“This sailing marina under construction has no license, or lawful background. It has been built against the law,” he said, adding that the city administration was looking for ways to make it legal retrospectively.
In the meantime, their association is looking for legal ways to renovate the beach by removing the two piers built for the sailing club. The beach used to attract 40,000 people a year, Herenyi says. It is currently free, and on a hot July afternoon, there are only a few dozen people. “There are generally less people [coming here now],” Herenyi said. “Not just because of the sailing club, but because people ran out of money. Especially with inflation on food around 35-40 percent, people can’t afford this.”
Herenyi also points out that by making the beach free, the city has lost out on around 4 million forints of potential revenue from the entrance fee, which used to be 1,000 forints (around $3) per person, an affordable sum for the average Hungarian.
As for the unfinished sailing club, if they have to pull it down, they will just move it to Csopak, a lakeside location where another marina is being built despite local objections, he says, quoting an unnamed source close to Fidesz.
Balaton locals also have concerns about the effects the new property developments could have on the environment. Building the marina would have environmental consequences for the entire lake, Herenyi says. Experts have long warned of the effects of pollution on the lake’s flora and fauna, which is home to countless endangered species, and the dangers of keeping the water levels artificially high, which can increase the risk of flooding. “Lake Balaton is on a ventilator,” Andras Zlinszky, a limnologist and conservationist, told RFE/RL’s Hungarian Service.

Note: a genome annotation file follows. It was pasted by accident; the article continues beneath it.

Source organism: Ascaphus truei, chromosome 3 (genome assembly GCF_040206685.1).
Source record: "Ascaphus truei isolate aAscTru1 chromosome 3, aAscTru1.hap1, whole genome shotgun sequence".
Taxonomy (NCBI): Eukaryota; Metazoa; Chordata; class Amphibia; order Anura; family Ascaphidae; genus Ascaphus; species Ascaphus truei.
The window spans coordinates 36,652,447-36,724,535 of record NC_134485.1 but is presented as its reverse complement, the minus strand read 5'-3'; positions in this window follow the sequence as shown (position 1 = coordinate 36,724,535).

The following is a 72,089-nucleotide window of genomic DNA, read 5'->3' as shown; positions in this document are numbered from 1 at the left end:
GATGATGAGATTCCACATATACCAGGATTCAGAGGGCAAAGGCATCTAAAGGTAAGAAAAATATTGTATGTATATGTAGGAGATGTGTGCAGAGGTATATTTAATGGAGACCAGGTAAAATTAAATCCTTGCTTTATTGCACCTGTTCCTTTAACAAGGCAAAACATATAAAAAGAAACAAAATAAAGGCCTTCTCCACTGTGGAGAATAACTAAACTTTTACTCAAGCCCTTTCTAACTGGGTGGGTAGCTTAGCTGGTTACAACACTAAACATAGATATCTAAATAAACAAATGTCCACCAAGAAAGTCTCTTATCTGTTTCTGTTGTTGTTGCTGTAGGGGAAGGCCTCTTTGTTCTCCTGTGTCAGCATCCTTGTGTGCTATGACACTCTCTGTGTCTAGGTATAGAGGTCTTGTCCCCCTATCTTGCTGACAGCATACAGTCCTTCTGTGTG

Andrea Tarrone Gyarmathy, a local apartment owner and resident, and Lorant Csomai, the founder of a new-wave cafe in Lovas, a village near Balatonfured, are both members of a local environmental NGO, the Coalition for Big Lakes, and have been active in calling out what they consider to be illegal new constructions.
“Water is the kidney of this region. If it ceases to operate properly, it will cause environmental damage, as well as sociological and economic harm,” said Csomai, who ran as an independent for the municipal council of Lovas in 2019. It’s not just the effects of new construction projects they are concerned about but also the increased traffic in the area. “[Some] people who now move here drive 250 kilometers every day to their jobs in the capital or other big cities,” Csomai said.
According to Csomai and Tarrone Gyarmathy, the environmental issues have been ignored by the current government. “They are taking away the opportunity to speak up on environmental issues,” Csomai added. “And thus, they created a chance to rob the Carpathian Basin of its natural resources and treasures.”
With the Coalition for Big Lakes, they are aiming to educate locals, as well as tourists and companies, about the environmental effects of these constructions. “[The restrictions] should have been reviewed 20 years ago. We are requesting [construction companies] to stop, rethink, to calculate the environmental effects and then take these calculations into account,” Tarrone Gyarmathy said.
For now, the crowds are still flocking to Balatonfured for the sailing regatta. In 2022, the town had 13,000 local inhabitants, and was the fifth-most-popular tourist destination in Hungary, with almost 100,000 nights spent by tourists every year. But there are signs that the high prices are starting to drive tourists away. This summer, tourism around the lake has decreased by 40 percent, according to Hungarian media reports.
As the owner of holiday rental apartments, Tarrone Gyarmathy says that, this year, her rooms are only booked up until mid-August. In 2022, she says, all of her apartments were booked for the entire summer by June. “Who are these massive hotels built for?” she asked. Hungarians who have enough money to spend here have already bought property, she says, or will go abroad, while less wealthy people have no money to spend on costly vacations due to the rampant inflation.
If the Balaton bubble does burst, local business owners are worried that — just as with the inflated prices and overcrowding — it will be mainly them who has to deal with the economic fallout and be left picking up the pieces.